Currently, there are only a few studies correlating PBDEs and gene expression of the ATP-binding cassette system, highlighting the novelty of this study. In human and rodent cells, drug carriers are induced by nuclear receptors as well as MRP2 in primary human hepatocytes [40, 41]. CAR receptor (constitutive androstane receptor) functions as a sensor for endobiotic and xenobiotic substances, and it is also implicated with the expression of MRP2 human hepatocytes [42]. Therefore, these receptors may be the key to understand the mechanisms associated with the regulation of ABC transport system genes in B16-F1 cells. The current data showed that, at first, cells increase gene expression as a defense against the xenobiotics TCDD and BDE-209 but later, gene regulation returns to normal levels. This could be explained by the synthesis of ABC transporters in appropriate quantities to deal with the insult. Finally, at the end of chronic exposure, we still detect increased ABC transporters activity that is explained by the protein long half-life (t1⁄2 = 5 days) [43].

In general, some environmental chemicals and their metabolites interact with ATP-binding transporters, functioning as potential substrates or inhibitors [44, 45]. This is also evident in the activation of PGP (MDR/P-glycoprotein) and BCRP (Breast Cancer Resistant Protein), which are membrane-bound efflux transporters that carry multiple chemical classes. However, little is known about the role of PBDEs in the functioning of ABC carriers [46]. Additionally, the present data bring more information to increase the knowledge correlating ABC transporters proteins, environmental contaminants and cancer disease. The current study clearly shows the ability of environmental contaminants such as BDE-209 and TCDD to modulate the genes regulation of ATP-binding cassette transporters. Finally, BDE-209 and TCDD acted differently in relation to gene expression and protein activity, as BDE-209 had a greater effect upregulating ABCB1 and ABCC4 genes, while TCDD showed greater effects on ABCB5, ABCC1 and ABCC4 genes, but both compounds modulated protein activity at long-term exposure. The differences in gene expression induced by BDE-209 and TCDD in the present study showed the need and relevance to consider mixtures in future toxicological studies.

These findings deserve attention as ABC transporters are responsible for the efflux of xenobiotics, like chemotherapeutic drugs for tumor cells, or in the role of pollutants in cancer susceptibility. We are aware that our study brings more questions than answers, but it opens the opportunity for future investigations about pollutants and cancer disease. We propose that further studies should investigate the ability of these compounds to interfere with the prognosis of cancer.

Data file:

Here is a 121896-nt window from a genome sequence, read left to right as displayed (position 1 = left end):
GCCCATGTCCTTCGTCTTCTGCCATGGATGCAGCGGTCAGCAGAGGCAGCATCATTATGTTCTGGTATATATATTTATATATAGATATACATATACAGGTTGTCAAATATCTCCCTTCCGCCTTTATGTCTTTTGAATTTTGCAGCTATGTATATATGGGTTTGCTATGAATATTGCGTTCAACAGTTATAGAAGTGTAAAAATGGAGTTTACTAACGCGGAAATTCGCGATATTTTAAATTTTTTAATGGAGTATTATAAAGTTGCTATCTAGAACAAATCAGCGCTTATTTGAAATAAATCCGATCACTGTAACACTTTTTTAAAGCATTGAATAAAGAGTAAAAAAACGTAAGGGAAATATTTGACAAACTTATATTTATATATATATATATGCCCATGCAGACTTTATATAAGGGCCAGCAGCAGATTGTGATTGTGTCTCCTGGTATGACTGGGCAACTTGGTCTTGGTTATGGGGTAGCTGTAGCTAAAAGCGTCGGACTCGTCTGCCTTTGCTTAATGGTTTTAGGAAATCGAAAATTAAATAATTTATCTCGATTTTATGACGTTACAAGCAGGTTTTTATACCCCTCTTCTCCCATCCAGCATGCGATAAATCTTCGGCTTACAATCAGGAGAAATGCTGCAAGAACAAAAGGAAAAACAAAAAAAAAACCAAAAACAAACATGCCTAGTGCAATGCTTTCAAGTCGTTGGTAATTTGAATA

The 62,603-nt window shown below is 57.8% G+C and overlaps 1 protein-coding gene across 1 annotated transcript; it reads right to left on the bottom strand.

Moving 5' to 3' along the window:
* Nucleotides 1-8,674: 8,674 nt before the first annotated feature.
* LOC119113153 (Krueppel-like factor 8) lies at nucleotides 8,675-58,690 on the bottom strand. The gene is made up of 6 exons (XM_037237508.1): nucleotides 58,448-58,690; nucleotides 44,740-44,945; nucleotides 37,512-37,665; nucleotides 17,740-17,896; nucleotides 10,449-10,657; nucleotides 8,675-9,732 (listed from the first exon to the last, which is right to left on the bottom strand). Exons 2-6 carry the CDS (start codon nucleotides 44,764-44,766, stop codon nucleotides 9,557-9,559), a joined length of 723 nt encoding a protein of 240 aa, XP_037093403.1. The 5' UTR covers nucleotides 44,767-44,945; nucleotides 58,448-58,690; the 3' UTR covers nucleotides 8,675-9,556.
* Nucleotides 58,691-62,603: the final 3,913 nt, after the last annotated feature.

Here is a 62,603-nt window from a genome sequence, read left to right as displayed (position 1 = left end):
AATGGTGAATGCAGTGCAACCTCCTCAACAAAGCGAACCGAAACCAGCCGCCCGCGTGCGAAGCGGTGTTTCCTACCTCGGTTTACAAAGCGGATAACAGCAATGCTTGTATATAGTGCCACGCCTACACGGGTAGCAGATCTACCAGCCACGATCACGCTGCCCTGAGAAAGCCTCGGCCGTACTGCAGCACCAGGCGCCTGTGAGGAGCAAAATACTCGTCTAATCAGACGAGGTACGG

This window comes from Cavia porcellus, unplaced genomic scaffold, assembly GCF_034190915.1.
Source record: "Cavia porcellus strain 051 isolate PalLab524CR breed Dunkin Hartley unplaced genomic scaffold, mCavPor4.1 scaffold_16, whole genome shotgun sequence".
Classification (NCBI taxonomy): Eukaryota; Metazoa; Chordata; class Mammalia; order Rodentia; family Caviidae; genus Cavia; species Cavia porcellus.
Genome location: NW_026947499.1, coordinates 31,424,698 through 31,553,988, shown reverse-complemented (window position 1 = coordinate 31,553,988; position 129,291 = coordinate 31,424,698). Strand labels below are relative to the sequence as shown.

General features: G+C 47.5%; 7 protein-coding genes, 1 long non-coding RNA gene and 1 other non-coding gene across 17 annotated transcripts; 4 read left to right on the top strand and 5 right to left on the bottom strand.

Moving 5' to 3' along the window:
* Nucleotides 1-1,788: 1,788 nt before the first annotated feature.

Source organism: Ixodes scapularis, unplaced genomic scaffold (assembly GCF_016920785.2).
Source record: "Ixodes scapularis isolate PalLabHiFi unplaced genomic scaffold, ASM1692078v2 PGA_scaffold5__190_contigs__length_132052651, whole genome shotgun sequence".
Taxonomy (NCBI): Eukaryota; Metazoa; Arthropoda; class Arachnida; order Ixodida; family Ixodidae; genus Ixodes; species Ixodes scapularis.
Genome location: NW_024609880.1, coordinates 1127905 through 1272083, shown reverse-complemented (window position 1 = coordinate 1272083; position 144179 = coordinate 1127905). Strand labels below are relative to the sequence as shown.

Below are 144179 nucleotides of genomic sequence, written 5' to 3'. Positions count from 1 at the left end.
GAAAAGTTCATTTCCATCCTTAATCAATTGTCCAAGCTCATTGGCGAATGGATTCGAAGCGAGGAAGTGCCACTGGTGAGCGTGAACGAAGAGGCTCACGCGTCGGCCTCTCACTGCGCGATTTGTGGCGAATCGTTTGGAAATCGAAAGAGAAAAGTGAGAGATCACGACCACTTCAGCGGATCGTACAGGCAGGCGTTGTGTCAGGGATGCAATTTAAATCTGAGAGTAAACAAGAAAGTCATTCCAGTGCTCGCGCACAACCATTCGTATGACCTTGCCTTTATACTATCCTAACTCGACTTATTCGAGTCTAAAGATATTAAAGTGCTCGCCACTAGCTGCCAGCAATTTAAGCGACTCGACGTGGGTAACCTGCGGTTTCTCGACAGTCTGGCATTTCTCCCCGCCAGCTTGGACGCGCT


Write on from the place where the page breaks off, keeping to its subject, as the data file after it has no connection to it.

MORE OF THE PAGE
The authors thank Dr. Magda CV Costa Ribeiro and Dr. Silvio S Veiga for all laboratory assistance with the equipment for molecular analysis. This study was supported by The Brazilian National Council for Scientific and Technological Development Agency - CNPq (Finance Code 480707/2013-8) and the Brazilian Coordination for the Improvement of Higher Education Personnel Agency - CAPES. Also, the authors thank very much Dr. Ana Cristina Grodzki for English revision.

Article Info

Article Type
Research Article
Publication history
Received: Mon 09, Aug 2021
Accepted: Mon 23, Aug 2021
Published: Thu 02, Sep 2021
© 2023 Ciro A. Oliveira Ribeiro. This is an open-access article distributed under the terms of the Creative Commons Attribution License, which permits unrestricted use, distribution, and reproduction in any medium, provided the original author and source are credited. Hosting by Science Repository.
DOI: 10.31487/j.IJCST.2021.02.01

Author Info

Corresponding Author
Ciro A. Oliveira Ribeiro
Cellular Toxicology Laboratory, Department of Cellular Biology, Biological Sciences Sector, Polytechnic Center/Federal University of Paraná, Curitiba, Paraná, Brazil

Figures & Tables

Science Repository

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Figure 1: Cell viability determined by Neutral Red Assay in B16-F1 cells exposed to BDE-209 and TCDD for 24 h and 15 days. Mean (horizontal bar) and independent experiments (dots). Kruskal-Wallis test. Value of p<0.05 was considered as statistically significant; N=3.

Science Repository

Figure 2: Gene expression of A) ABCB1, B) ABCB5, C) ABCC1, D)ABCC2 and E) ABCC4 in B16-F1 cells after 24 h exposure to BDE-209 and TCDD contaminants at 0.01, 0.1 and 1.0 nM. Kruskal-Wallis followed by Dunn's post-test. Value of p<0.05 was considered as statistically significant and p<0.08 to ABCB1 gene. Different letters indicate differences among the three concentrations of the same chemical and asterisk means differences in relation to the control. Mean+SEM; (N=3).

Science Repository

Figure 3: A & B) Gene expression of ABCB1, ABCB5, ABCC1, ABCC2 and ABCC4 in B16-F1 cells after 15-day exposure to BDE-209 and TCDD at 0.01, 0.1 and 1.0 nM. Mean+SEM. Kruskal-Wallis test. Value of p<0.05 was considered as statistically significant; N=3.

Science Repository

Figure 4: ABC transporters activity after 24 h-exposure to BDE-209 and TCDD relative to vehicle (control). A) Rhodamine B was used to measure MDR (ABCB genes) activity, whereas B) calcein AM was used for MDR (ABCB genes) and MRP-type transporters (ABCC genes) activity. Substrates selectivity based on Legrand et al. (1998) and Mazur et al. (2015). Mean (horizontal bar) and independent experiments (symbols). Kruskal-Wallis test. Value of p<0.05 was considered as statistically significant; N=3.